MATTHEW 2:1-12 

DECEMBER 27, 2009

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             I don’t want to be the Grinch who stole Christmas this morning, but nevertheless, look with me once again at verse 11.  I want us to note a couple of things.  First, note where the wise men entered ... “On entering the house.”   Wait a minute.  Wait a minute.  That must be a misprint.  I mean, right below me here, in our nativity scene, we have them at the stable in Bethlehem.  What source should we trust the Bible or our nativity scene?  If we can’t trust the reliability of our nativity scene, who or what can we trust?

            Well, I hate to undermine years of holiday tradition, and you might want to cover your ears and hum if you don’t want any of those traditions to change, but the wise men did not find Jesus in the manger.  In fact, it may have been close to two years after Jesus birth that they finally arrived.  Consider Matthew’s exact words, “On entering the house, they saw the child ...” not the “baby,” but “the child.”  Furthermore, given Herod’s subsequent order to kill all the children in and around Bethlehem who were two years and under, we get the sense that it took awhile for them to arrive in Bethlehem, probably not two years, but at least a few months.”

            As a quick aside, let me say something about Herod.  He’s the villain in the narrative, and rightfully so after killing all those children, but If we look at facts and figures, "Herod the Great" had a pretty good administration.  He had been the king of Judea for 40 years before Christ was born.  He had kept the order, and he had developed an extensive building program throughout the country—including some incredible improvements to the temple that put him in good standing with the religious leaders.  Of course, to pay for all this building, Herod taxed the people severely.  But in the times when they almost starved to death, he gave them some food. 

            Rome was also grateful to Herod, because he kept the peace and paid tribute to Rome.  That was pretty much Herod's job: to help Judea live with the fact that she was under the control of an occupying army.  It wasn't the way they wanted it to be, but Herod was there to help them cope.

            In other words, things were secure under Herod. That's one of the reasons he was called "Herod the Great."  The problem was that Herod didn't feel all that secure personally.  He was so paranoid of losing power that he murdered everyone who even had the opportunity to betray him, including his own mother, Merame, his wife, Alexandria, and three of his four sons.  So, that’s why Herod murdered all the small children of Bethlehem when the wise men showed up in town, asking, "Where is the one who has been born king of the Jews?"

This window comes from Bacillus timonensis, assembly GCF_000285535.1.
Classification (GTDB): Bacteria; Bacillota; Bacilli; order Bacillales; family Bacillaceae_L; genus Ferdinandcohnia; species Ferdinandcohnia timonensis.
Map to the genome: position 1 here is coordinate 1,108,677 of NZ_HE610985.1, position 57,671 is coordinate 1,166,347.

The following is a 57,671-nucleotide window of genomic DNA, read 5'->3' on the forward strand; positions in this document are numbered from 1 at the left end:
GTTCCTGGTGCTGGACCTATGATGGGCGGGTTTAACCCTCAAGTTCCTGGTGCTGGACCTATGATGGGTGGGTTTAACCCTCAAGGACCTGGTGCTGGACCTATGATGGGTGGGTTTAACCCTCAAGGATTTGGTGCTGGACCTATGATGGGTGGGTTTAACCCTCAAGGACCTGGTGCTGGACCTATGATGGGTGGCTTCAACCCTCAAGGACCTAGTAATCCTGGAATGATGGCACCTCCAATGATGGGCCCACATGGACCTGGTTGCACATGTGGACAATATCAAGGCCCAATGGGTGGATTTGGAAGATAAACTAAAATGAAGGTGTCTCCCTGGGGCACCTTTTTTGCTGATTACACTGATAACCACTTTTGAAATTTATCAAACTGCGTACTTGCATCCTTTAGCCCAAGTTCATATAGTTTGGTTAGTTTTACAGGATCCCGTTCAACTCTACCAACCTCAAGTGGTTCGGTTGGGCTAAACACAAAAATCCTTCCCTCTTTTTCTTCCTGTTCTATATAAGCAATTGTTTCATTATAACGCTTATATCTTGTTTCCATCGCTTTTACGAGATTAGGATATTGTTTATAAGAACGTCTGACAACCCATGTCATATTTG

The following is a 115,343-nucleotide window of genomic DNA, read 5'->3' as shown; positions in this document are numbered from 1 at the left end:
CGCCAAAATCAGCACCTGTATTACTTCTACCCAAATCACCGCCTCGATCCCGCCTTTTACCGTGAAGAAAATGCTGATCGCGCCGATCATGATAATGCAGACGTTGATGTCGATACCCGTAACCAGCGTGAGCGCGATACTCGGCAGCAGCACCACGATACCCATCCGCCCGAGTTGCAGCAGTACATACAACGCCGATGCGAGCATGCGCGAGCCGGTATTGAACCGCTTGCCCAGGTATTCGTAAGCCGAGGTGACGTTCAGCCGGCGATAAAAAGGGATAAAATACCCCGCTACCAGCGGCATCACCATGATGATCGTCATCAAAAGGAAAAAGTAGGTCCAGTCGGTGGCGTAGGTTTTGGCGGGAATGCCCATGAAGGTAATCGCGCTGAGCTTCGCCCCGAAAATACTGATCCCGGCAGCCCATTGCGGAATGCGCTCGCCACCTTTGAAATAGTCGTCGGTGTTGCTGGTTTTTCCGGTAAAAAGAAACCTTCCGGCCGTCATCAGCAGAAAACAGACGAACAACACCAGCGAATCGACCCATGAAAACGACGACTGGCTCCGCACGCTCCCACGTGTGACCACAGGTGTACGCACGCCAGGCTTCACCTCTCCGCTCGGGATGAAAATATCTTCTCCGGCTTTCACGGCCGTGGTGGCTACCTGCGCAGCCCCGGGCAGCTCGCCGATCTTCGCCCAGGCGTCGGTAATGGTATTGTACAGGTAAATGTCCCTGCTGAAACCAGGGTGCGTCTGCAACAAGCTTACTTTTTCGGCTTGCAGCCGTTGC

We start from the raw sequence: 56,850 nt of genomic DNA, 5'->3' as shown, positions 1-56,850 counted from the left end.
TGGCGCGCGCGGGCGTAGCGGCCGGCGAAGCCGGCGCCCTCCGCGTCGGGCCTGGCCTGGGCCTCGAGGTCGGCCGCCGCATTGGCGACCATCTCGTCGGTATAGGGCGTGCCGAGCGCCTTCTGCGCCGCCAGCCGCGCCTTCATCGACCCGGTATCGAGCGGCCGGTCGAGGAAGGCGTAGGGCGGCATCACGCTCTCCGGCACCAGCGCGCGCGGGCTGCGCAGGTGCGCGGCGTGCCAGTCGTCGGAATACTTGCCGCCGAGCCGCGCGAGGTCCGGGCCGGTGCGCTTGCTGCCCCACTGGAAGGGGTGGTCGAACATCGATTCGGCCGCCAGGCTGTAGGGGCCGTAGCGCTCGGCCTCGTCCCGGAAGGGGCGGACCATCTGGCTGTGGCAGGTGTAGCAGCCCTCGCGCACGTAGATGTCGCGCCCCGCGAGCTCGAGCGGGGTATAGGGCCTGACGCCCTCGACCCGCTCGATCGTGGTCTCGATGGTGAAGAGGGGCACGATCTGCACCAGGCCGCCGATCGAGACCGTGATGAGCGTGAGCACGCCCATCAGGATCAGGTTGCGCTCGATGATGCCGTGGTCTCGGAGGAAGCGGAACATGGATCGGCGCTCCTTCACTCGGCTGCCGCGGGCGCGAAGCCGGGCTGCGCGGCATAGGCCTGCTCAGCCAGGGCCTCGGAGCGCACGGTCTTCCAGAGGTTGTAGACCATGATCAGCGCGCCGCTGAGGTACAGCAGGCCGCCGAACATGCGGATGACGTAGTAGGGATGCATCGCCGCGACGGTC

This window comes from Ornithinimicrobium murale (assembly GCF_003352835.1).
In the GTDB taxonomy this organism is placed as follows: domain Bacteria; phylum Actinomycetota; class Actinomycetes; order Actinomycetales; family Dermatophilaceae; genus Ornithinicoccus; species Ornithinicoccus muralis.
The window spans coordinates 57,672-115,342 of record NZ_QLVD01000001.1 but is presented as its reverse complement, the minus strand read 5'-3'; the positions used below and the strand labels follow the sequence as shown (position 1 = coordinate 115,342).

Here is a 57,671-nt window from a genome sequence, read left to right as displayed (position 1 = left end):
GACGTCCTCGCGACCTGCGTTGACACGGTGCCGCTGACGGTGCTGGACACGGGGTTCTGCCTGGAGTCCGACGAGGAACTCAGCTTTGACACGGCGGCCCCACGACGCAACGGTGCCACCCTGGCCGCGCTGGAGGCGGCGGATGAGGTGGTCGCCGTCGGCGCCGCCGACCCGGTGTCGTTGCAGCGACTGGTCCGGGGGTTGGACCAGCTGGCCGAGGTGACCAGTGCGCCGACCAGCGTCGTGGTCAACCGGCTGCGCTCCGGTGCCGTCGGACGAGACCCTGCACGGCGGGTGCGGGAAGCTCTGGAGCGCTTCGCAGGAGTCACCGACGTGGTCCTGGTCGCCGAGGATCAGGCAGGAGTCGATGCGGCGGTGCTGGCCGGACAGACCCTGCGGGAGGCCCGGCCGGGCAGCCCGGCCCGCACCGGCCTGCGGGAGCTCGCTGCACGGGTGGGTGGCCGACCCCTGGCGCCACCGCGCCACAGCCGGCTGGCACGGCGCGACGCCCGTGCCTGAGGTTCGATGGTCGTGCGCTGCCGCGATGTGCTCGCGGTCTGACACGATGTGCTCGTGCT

Earlier I had said I wanted us to note a couple things in the eleventh verse.  Here’s the second thing.  Consider the rest of the verse.  “On entering the house, they saw the child with Mary his mother; and they knelt down and paid him homage.  Then, opening their treasure chests, they offered him gifts of gold, frankincense and myrrh.” 

            Note the often overlooked theological fact:  there is no mention of wrapping paper.  If there had been wrapping paper I’m sure Matthew would have included it.  He would have said something like, “And lo, the gifts were inside 600 cubits of paper.  And the paper was festooned with pictures of Frosty the Snowman.  And Joseph was going to throweth it away, but Mary saideth unto him, ‘Holdeth it!  Holdeth it!  This is nice paper!  Saveth it for next year.’  And Joseph did rolleth his eyes, and the child Jesus was more interested in the paper than the frankincense.”

            But these words do not appear in the Bible, which means that the very first Christmas gifts were not wrapped.  This is because the people giving the gifts had two important characteristics: 1) they were wise, and 2) they were men.

            As you may have observed, men are not big gift wrappers.  Men, generally, do not understand the point of putting paper on a gift just so somebody else can tear it off.  This is not just my opinion, this is scientific evidence based on a statistical survey of two guys I overheard talking.  One guy said he does wrap gifts, but as a matter of principle never takes more than fifteen seconds per gift.  He said, “No one ever had to wonder which presents  Daddy wrapped at Christmas.  They were the ones that looked like enormous spitballs.”

            The other guy said, “I also wrap gifts, but because of some defects in my motor skills I can never completely wrap them.  I can take a gift the size of a deck of cards, and put it in the exact center of a piece of wrapping paper the size of a volleyball court, but when I am done folding and taping, you can still see a section of the gift peeking out.”  He said, “Sometimes I camouflage this section with a marking pen.  If I had been an ancient Egyptian in the field of mummies, the lower half of the Pharaoh’s body would be covered only in tape.”

            “On the other hand,” he said, “if you give my wife a twelve-inch square of wrapping paper, she can wrap a C-130 cargo plane.  My wife, like many women, actually likes wrapping things.  If she gives you a gift of batteries, she wraps the batteries separately, which to me is very close to being a symptom of mental illness.  If it were possible, my wife would wrap each individual bolt.”